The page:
Gerald John Bailey is a United States Navy sailor who was killed on the USS Oklahoma when the Japanese attacked Pearl Harbor on December 7, 1941. He was identified on November 30, 2020.
Early Life and Military Service
Gerald Bailey was born in 1917. At some point, he enlisted in the United States Navy from Long Beach, California. His service number is 3931339. He served on the USS Oklahoma and was ranked Seaman 1st Class.
At about 7:48 AM on December 7, 1941, the Imperial Japanese Navy Air Service conducted a surprise military strike against the United States at the naval base in Pearl Harbor, Hawaii. The USS Oklahoma was one of the first ships to be attacked. The ship was torpedoed and capsized. Bailey was killed during the attack, though his exact circumstances are unknown. His remains were located between 1941 and 1944, but not identified. As a result, he was considered Missing in Action while his remains were buried in the Punchbowl at the National Memorial Cemetery of the Pacific in Honolulu, Hawaii.
Overall, 2,335 Americans were killed in the attack, 429, including Bailey, were on the USS Oklahoma. The surprise attack led to US President Franklin Delano Roosevelt to declare December 7, 1941, "a date which will live in infamy". The following day, the US Congress declared war on Japan which led to the United States' formal entry into World War II.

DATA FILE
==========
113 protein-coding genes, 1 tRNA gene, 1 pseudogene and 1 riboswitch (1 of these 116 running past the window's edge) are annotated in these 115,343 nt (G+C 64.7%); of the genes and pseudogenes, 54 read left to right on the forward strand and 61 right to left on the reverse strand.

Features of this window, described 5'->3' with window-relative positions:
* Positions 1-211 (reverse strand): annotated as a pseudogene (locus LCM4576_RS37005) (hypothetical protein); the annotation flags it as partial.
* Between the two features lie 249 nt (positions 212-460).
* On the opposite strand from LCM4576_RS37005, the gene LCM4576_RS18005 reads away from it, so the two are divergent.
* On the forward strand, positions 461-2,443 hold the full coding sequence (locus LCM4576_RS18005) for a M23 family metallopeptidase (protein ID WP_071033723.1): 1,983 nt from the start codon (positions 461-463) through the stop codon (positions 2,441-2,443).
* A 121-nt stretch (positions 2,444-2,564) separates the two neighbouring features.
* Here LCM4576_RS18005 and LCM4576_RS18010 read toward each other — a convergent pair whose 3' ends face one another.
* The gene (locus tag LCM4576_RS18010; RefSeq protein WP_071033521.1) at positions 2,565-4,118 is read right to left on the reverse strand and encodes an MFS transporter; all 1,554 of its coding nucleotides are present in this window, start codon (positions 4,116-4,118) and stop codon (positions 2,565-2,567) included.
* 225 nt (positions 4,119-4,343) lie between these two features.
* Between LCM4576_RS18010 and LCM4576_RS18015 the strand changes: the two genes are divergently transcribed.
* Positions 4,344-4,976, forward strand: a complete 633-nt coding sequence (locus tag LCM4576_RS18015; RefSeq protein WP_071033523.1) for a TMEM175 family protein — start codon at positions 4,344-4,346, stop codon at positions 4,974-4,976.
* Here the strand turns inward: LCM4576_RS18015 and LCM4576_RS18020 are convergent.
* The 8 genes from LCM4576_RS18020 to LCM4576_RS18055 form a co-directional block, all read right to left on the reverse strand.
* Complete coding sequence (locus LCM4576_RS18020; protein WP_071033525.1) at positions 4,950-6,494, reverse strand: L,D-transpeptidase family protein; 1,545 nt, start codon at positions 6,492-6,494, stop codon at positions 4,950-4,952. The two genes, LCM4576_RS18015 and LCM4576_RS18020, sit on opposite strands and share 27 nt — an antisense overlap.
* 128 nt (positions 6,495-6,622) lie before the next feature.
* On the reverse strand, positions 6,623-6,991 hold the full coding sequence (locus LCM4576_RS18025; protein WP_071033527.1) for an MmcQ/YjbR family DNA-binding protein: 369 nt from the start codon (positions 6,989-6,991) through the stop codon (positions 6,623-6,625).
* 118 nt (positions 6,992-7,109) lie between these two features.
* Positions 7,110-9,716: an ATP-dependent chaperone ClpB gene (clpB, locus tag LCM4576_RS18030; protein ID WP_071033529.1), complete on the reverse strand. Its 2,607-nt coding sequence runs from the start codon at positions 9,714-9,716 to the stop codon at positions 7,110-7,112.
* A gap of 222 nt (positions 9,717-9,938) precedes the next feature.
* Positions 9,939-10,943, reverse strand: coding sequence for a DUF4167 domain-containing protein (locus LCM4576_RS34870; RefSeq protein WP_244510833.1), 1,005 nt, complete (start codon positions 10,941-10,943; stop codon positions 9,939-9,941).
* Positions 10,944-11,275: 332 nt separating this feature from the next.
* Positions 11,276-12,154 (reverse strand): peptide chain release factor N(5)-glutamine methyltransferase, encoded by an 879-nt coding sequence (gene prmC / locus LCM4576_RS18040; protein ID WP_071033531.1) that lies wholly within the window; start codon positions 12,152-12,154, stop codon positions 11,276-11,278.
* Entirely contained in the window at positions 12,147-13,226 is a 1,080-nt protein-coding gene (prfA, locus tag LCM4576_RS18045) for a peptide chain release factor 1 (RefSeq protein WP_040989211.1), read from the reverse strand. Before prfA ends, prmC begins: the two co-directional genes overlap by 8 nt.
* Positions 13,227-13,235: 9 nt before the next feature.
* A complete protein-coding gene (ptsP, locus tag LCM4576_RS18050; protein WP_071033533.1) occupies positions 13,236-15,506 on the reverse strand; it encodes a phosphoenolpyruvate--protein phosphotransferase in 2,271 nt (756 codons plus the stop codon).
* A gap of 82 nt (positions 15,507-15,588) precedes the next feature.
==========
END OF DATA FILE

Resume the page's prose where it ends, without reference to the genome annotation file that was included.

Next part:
Bailey was awarded the Purple Heart after his death.
In September 1947, the American Graves Registration Service was tasked to identify unknown soldier's remains from the Pacific Theatre. However, they were only able to identify thirty-five of the crewmen from the USS Oklahoma. In October 1949, the American Graves Registration Service ruled Bailey, along with many soldiers whose remains were not identified, as unrecoverable.
His name is featured on the USS Oklahoma Memorial in Row 1 and the Honolulu Memorial of the Courts of the Missing in Court 5.
In 2015, the Department of Defense and the Defense POW/MIA accounting agency initiated a program to exhume the unidentified sailors of the USS Oklahoma to try and match their DNA against the DNA of family members whose loved ones were never identified. Scientists at the D.P.A.A. used anthropological analysis and scientists from the Armed Forces Medical Examiner System used mitochondrial DNA (mtDNA) and autosomal DNA (auSTR) analysis to identify the servicemen.
Through these methods, Gerald John Bailey was identified on November 30, 2020.